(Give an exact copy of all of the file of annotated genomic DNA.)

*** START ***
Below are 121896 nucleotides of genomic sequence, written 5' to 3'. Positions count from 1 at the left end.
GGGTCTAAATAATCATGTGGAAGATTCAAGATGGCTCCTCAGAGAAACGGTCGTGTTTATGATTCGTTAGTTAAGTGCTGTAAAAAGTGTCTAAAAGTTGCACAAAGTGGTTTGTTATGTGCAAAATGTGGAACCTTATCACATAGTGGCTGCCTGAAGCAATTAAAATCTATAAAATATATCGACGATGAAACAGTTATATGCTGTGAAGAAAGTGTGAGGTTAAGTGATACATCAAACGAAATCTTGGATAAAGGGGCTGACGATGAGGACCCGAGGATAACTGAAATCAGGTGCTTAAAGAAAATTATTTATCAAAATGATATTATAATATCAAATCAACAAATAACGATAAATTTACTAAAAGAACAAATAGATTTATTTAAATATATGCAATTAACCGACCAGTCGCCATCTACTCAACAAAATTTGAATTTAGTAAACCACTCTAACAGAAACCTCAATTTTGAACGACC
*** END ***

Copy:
Below are 121896 nucleotides of genomic sequence, written 5' to 3'. Positions count from 1 at the left end.
GGGTCTAAATAATCATGTGGAAGATTCAAGATGGCTCCTCAGAGAAACGGTCGTGTTTATGATTCGTTAGTTAAGTGCTGTAAAAAGTGTCTAAAAGTTGCACAAAGTGGTTTGTTATGTGCAAAATGTGGAACCTTATCACATAGTGGCTGCCTGAAGCAATTAAAATCTATAAAATATATCGACGATGAAACAGTTATATGCTGTGAAGAAAGTGTGAGGTTAAGTGATACATCAAACGAAATCTTGGATAAAGGGGCTGACGATGAGGACCCGAGGATAACTGAAATCAGGTGCTTAAAGAAAATTATTTATCAAAATGATATTATAATATCAAATCAACAAATAACGATAAATTTACTAAAAGAACAAATAGATTTATTTAAATATATGCAATTAACCGACCAGTCGCCATCTACTCAACAAAATTTGAATTTAGTAAACCACTCTAACAGAAACCTCAATTTTGAACGACC